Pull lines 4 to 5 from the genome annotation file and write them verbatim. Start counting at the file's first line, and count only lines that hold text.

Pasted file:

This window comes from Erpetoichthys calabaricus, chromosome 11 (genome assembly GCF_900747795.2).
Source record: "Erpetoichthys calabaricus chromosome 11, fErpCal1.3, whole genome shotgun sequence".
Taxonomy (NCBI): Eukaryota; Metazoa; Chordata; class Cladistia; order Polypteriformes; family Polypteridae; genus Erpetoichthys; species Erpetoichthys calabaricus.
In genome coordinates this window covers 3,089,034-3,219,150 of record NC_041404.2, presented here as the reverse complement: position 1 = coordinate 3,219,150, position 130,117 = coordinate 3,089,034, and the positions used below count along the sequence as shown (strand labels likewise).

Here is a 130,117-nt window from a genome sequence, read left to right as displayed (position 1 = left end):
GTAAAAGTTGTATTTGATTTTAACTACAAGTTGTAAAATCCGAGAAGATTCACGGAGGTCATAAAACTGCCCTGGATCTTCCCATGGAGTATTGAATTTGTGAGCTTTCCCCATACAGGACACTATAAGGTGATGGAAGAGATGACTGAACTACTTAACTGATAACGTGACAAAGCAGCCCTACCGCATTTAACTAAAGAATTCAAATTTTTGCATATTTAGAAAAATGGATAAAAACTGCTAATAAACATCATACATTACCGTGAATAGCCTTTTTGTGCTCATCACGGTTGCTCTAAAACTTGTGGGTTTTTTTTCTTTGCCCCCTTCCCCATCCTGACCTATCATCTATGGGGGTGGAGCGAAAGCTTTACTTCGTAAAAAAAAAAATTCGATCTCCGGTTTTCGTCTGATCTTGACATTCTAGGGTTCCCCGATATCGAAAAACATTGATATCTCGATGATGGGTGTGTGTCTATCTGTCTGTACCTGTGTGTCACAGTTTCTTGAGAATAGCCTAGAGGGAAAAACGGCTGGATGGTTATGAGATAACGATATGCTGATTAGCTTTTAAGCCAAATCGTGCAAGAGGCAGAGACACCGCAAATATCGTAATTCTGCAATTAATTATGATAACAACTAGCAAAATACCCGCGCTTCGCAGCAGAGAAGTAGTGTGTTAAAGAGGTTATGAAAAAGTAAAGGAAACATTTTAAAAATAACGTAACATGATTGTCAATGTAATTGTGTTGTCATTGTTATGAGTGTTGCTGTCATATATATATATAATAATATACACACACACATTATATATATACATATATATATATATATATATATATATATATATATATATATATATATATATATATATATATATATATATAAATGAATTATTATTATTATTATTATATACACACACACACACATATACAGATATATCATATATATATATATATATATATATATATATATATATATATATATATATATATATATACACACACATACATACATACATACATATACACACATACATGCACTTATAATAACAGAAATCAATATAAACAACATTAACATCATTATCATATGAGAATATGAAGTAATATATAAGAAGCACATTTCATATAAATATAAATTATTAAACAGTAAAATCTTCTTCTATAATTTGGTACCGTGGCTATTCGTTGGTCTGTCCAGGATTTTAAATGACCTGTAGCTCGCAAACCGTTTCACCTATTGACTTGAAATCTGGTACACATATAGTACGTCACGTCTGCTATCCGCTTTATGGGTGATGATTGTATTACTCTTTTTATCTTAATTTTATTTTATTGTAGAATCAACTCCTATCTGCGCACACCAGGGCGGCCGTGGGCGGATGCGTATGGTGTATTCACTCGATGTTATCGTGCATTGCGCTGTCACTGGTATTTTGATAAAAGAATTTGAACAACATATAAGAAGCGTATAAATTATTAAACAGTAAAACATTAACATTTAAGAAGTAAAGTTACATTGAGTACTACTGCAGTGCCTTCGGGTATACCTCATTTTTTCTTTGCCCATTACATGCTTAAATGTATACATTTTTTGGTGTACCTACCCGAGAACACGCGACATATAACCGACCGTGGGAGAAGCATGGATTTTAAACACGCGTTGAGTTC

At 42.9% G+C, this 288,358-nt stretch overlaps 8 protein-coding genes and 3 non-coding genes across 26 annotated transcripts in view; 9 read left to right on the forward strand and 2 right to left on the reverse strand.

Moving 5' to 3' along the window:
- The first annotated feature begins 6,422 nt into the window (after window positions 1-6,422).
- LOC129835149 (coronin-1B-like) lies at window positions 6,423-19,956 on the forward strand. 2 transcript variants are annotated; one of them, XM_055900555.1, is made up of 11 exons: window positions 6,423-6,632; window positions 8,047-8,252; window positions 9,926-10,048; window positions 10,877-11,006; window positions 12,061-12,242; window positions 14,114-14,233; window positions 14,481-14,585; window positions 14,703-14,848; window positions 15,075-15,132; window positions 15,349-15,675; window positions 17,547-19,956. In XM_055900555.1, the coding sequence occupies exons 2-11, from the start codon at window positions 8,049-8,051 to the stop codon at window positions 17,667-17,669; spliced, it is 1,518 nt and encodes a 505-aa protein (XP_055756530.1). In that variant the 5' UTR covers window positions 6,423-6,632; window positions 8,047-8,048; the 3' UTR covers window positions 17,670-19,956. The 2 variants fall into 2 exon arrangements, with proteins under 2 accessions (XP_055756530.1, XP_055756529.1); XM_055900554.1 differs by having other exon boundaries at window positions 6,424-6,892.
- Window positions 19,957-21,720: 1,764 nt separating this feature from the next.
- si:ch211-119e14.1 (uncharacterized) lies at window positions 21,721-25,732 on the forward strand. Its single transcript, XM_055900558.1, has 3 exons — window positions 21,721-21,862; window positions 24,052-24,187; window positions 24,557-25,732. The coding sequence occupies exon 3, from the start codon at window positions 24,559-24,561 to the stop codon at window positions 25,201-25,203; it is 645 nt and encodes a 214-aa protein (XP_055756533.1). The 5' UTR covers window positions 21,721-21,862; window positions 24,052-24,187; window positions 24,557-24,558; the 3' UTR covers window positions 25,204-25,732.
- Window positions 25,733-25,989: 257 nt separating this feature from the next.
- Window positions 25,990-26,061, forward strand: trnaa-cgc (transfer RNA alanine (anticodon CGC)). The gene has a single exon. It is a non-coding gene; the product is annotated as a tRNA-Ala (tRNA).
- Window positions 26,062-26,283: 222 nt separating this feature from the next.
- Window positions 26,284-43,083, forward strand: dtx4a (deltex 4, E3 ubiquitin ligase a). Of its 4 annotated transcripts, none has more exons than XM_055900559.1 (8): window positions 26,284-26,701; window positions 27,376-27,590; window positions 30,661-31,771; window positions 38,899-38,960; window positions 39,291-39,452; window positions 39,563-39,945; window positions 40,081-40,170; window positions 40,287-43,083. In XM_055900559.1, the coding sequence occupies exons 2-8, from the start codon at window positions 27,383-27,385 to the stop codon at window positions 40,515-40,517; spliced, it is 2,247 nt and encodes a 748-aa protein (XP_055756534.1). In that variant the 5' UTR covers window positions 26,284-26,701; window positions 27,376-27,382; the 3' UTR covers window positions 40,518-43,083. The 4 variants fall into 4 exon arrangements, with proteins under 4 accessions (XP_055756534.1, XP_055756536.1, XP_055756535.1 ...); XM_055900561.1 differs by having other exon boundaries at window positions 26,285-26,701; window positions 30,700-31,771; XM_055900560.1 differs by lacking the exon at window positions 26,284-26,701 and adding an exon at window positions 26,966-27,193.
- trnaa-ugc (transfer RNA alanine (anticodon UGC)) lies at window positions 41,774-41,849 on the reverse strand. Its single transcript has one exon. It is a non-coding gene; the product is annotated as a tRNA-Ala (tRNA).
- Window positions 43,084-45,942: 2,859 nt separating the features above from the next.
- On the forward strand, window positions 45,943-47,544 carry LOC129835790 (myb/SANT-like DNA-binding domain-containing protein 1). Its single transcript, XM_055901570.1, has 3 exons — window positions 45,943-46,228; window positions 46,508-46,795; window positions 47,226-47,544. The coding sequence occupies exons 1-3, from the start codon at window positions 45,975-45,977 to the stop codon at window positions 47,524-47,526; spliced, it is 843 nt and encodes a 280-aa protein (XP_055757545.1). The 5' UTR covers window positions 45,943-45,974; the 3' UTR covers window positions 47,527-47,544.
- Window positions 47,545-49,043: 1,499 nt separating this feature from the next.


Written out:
In genome coordinates this window covers 3,089,034-3,219,150 of record NC_041404.2, presented here as the reverse complement: position 1 = coordinate 3,219,150, position 130,117 = coordinate 3,089,034, and the positions used below count along the sequence as shown (strand labels likewise).

Here is a 130,117-nt window from a genome sequence, read left to right as displayed (position 1 = left end):